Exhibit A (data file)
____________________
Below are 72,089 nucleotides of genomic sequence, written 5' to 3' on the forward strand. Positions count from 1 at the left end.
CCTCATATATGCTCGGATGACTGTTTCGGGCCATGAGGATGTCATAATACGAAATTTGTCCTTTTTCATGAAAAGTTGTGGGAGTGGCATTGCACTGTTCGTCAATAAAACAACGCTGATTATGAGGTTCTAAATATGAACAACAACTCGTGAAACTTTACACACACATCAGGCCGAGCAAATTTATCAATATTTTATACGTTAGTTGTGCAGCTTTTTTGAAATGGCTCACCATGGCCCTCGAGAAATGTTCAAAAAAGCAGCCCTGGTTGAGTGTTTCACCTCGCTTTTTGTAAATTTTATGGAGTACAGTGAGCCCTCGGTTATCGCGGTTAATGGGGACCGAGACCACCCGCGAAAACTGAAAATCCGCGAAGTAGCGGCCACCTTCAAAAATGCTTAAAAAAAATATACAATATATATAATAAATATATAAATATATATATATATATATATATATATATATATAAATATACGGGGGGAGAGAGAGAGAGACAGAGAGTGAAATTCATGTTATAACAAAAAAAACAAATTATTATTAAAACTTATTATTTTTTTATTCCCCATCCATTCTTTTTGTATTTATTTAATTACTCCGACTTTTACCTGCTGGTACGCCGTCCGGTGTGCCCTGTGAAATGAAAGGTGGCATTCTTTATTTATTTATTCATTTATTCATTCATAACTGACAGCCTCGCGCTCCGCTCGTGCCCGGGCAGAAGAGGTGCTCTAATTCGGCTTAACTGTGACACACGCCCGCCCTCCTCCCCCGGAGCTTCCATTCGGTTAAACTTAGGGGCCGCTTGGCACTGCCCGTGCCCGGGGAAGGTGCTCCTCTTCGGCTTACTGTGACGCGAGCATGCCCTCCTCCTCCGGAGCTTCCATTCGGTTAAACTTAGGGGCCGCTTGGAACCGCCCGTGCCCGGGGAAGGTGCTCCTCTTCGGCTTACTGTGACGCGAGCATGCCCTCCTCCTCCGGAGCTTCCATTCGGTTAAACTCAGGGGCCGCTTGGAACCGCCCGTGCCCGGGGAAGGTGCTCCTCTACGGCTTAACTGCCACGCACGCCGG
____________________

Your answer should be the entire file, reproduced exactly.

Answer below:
Below are 72,089 nucleotides of genomic sequence, written 5' to 3' on the forward strand. Positions count from 1 at the left end.
CCTCATATATGCTCGGATGACTGTTTCGGGCCATGAGGATGTCATAATACGAAATTTGTCCTTTTTCATGAAAAGTTGTGGGAGTGGCATTGCACTGTTCGTCAATAAAACAACGCTGATTATGAGGTTCTAAATATGAACAACAACTCGTGAAACTTTACACACACATCAGGCCGAGCAAATTTATCAATATTTTATACGTTAGTTGTGCAGCTTTTTTGAAATGGCTCACCATGGCCCTCGAGAAATGTTCAAAAAAGCAGCCCTGGTTGAGTGTTTCACCTCGCTTTTTGTAAATTTTATGGAGTACAGTGAGCCCTCGGTTATCGCGGTTAATGGGGACCGAGACCACCCGCGAAAACTGAAAATCCGCGAAGTAGCGGCCACCTTCAAAAATGCTTAAAAAAAATATACAATATATATAATAAATATATAAATATATATATATATATATATATATATATATATAAATATACGGGGGGAGAGAGAGAGAGACAGAGAGTGAAATTCATGTTATAACAAAAAAAACAAATTATTATTAAAACTTATTATTTTTTTATTCCCCATCCATTCTTTTTGTATTTATTTAATTACTCCGACTTTTACCTGCTGGTACGCCGTCCGGTGTGCCCTGTGAAATGAAAGGTGGCATTCTTTATTTATTTATTCATTTATTCATTCATAACTGACAGCCTCGCGCTCCGCTCGTGCCCGGGCAGAAGAGGTGCTCTAATTCGGCTTAACTGTGACACACGCCCGCCCTCCTCCCCCGGAGCTTCCATTCGGTTAAACTTAGGGGCCGCTTGGCACTGCCCGTGCCCGGGGAAGGTGCTCCTCTTCGGCTTACTGTGACGCGAGCATGCCCTCCTCCTCCGGAGCTTCCATTCGGTTAAACTTAGGGGCCGCTTGGAACCGCCCGTGCCCGGGGAAGGTGCTCCTCTTCGGCTTACTGTGACGCGAGCATGCCCTCCTCCTCCGGAGCTTCCATTCGGTTAAACTCAGGGGCCGCTTGGAACCGCCCGTGCCCGGGGAAGGTGCTCCTCTACGGCTTAACTGCCACGCACGCCGG